The Book Thief by Markus Zusak
My rating: 5 of 5 stars
The most unique aspects of this book are the narrator (the voice of Death) and the protagonist (Lisel). The interplay between the constant but playful voice of Death as he studies and admires Lisel, makes them an unlikely pair. Of course the historical setting of Germany in World War II adds a great deal of interest to the story. Lisel’s childhood is filled with mischief, learning and friendship as any youth would be, yet it is tainted by the events unfolding at the time. This book is a must-read and would especially appeal to anyone searching for answers about the atrocities that humans commit, and anyone who believes that hope can exist in even the darkest times.
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So glad to see this book given the attention it deserves. I use it as a read aloud with my intermediate students, guiding them through Zusak’s rich, powerful imagery. “Rosa had a small rip beneath her right eye, and within the minute, her cardboard face was broken.” or “a train packed with humans. The passengers slid out as if from a torn package”
The movie is finally being shot, due out Jan. 2014. While sometimes the vision on the big screen is a disappointment compared to the book, I love this story and characters so much, I’m sure to be the first in line to see it.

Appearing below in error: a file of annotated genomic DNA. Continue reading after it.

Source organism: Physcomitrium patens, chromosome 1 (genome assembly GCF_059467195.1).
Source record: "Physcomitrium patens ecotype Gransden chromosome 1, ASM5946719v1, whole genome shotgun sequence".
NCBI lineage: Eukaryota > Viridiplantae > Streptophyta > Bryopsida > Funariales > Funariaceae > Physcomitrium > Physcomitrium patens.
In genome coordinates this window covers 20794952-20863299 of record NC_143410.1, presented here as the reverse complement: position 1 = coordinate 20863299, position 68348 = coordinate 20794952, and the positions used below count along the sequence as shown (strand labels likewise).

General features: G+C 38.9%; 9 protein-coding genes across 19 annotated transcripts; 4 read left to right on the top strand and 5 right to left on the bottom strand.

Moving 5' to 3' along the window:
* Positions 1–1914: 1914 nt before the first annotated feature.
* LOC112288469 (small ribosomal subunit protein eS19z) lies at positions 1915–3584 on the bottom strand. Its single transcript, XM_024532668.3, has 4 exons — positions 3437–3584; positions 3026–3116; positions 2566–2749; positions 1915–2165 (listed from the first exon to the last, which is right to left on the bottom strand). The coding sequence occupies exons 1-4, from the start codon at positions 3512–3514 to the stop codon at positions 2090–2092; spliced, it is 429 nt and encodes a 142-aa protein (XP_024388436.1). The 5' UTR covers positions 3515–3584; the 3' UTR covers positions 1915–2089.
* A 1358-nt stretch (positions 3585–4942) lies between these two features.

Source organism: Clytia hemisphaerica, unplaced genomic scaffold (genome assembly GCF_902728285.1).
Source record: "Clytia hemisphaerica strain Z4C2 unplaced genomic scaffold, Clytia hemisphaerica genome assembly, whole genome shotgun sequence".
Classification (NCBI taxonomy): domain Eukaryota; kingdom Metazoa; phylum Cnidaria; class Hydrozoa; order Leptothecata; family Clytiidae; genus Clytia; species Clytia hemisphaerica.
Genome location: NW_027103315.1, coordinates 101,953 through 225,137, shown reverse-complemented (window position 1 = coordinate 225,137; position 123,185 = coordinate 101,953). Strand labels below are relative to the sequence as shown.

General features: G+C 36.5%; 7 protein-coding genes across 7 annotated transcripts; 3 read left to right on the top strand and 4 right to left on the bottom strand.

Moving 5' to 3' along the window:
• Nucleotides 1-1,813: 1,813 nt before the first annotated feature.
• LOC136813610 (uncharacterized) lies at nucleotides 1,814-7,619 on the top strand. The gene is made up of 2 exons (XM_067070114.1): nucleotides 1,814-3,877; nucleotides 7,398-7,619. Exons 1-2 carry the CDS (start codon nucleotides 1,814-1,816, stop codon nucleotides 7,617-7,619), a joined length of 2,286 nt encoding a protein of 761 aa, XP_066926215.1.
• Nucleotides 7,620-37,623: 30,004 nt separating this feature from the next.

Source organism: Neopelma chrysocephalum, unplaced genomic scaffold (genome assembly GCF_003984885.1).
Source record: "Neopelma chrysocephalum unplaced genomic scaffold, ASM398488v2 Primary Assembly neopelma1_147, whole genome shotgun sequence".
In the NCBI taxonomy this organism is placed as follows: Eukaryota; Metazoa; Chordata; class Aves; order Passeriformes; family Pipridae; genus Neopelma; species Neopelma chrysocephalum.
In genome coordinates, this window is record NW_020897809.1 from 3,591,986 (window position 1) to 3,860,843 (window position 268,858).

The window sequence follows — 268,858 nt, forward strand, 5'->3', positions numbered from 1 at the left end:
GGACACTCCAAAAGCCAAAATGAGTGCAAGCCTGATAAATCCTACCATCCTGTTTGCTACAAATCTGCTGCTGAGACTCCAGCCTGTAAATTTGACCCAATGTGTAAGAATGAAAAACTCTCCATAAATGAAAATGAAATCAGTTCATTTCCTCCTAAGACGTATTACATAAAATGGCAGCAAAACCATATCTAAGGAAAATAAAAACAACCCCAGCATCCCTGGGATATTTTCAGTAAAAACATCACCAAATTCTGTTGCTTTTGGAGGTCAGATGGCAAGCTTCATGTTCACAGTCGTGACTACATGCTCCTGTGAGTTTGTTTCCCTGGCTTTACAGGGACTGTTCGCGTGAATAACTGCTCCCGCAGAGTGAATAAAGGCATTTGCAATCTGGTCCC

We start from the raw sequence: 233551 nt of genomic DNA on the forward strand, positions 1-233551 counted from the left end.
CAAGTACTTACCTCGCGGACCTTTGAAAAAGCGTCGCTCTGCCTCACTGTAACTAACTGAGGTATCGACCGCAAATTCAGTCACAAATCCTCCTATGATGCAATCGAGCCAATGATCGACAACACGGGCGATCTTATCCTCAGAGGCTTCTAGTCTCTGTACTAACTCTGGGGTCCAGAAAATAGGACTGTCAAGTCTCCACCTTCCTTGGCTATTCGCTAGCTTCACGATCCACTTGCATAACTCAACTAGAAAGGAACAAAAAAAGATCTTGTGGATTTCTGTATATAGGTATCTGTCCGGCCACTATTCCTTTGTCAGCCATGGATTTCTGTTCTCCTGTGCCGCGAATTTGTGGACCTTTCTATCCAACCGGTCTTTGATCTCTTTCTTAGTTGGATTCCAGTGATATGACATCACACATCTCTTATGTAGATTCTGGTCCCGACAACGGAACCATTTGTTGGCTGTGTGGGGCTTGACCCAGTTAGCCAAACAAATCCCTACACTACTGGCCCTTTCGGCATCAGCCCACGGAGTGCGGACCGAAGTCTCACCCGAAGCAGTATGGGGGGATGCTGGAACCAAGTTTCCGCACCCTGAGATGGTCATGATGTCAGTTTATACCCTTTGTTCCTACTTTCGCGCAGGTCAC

I had heard that some elementary teachers were using it….who knew it was you! I agree that Zusak’s imagery is so rich …and yet he maintains this naive voice in the telling of the story, so I can see that it would be perfect for your students. Do you find the events and the discrimination difficult to talk about with your students? What moves me is the way that Lisel and her neighbours find happiness even though they are all struggling so much. Can you talk about classism with your students?
I absolutely agree that this book is a must-read! It quickly became one of my favourites of all time. 🙂